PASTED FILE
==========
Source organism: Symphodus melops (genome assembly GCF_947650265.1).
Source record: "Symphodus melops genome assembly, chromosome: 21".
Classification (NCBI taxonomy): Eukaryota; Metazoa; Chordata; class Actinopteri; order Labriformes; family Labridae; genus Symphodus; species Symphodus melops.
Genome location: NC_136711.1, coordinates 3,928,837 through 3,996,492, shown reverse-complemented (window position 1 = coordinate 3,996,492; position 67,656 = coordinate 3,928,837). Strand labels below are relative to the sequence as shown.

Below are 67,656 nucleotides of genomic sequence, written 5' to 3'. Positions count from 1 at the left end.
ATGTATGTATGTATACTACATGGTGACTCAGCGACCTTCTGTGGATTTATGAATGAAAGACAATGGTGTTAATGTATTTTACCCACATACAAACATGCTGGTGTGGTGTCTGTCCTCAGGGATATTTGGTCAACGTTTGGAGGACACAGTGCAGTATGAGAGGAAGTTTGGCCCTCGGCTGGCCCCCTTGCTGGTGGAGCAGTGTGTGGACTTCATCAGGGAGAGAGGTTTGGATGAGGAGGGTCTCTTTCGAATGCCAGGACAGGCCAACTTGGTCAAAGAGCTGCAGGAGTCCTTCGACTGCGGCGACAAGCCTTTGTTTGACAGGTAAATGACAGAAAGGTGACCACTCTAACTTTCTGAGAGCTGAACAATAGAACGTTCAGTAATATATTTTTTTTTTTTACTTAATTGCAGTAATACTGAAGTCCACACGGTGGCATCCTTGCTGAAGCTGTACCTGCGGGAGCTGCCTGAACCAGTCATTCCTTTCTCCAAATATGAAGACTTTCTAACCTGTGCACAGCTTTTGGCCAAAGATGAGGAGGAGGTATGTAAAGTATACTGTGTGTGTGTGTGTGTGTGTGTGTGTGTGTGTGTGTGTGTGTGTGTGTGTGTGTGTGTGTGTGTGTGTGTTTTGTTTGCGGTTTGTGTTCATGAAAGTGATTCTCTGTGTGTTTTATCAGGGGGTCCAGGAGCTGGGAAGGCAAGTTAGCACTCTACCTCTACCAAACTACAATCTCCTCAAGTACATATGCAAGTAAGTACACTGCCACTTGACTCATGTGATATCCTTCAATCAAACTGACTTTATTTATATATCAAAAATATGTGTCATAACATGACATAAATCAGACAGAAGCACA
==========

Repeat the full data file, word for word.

Source organism: Symphodus melops (genome assembly GCF_947650265.1).
Source record: "Symphodus melops genome assembly, chromosome: 21".
Classification (NCBI taxonomy): Eukaryota; Metazoa; Chordata; class Actinopteri; order Labriformes; family Labridae; genus Symphodus; species Symphodus melops.
Genome location: NC_136711.1, coordinates 3,928,837 through 3,996,492, shown reverse-complemented (window position 1 = coordinate 3,996,492; position 67,656 = coordinate 3,928,837). Strand labels below are relative to the sequence as shown.

Below are 67,656 nucleotides of genomic sequence, written 5' to 3'. Positions count from 1 at the left end.
ATGTATGTATGTATACTACATGGTGACTCAGCGACCTTCTGTGGATTTATGAATGAAAGACAATGGTGTTAATGTATTTTACCCACATACAAACATGCTGGTGTGGTGTCTGTCCTCAGGGATATTTGGTCAACGTTTGGAGGACACAGTGCAGTATGAGAGGAAGTTTGGCCCTCGGCTGGCCCCCTTGCTGGTGGAGCAGTGTGTGGACTTCATCAGGGAGAGAGGTTTGGATGAGGAGGGTCTCTTTCGAATGCCAGGACAGGCCAACTTGGTCAAAGAGCTGCAGGAGTCCTTCGACTGCGGCGACAAGCCTTTGTTTGACAGGTAAATGACAGAAAGGTGACCACTCTAACTTTCTGAGAGCTGAACAATAGAACGTTCAGTAATATATTTTTTTTTTTTACTTAATTGCAGTAATACTGAAGTCCACACGGTGGCATCCTTGCTGAAGCTGTACCTGCGGGAGCTGCCTGAACCAGTCATTCCTTTCTCCAAATATGAAGACTTTCTAACCTGTGCACAGCTTTTGGCCAAAGATGAGGAGGAGGTATGTAAAGTATACTGTGTGTGTGTGTGTGTGTGTGTGTGTGTGTGTGTGTGTGTGTGTGTGTGTGTGTGTGTGTGTGTGTGTGTTTTGTTTGCGGTTTGTGTTCATGAAAGTGATTCTCTGTGTGTTTTATCAGGGGGTCCAGGAGCTGGGAAGGCAAGTTAGCACTCTACCTCTACCAAACTACAATCTCCTCAAGTACATATGCAAGTAAGTACACTGCCACTTGACTCATGTGATATCCTTCAATCAAACTGACTTTATTTATATATCAAAAATATGTGTCATAACATGACATAAATCAGACAGAAGCACA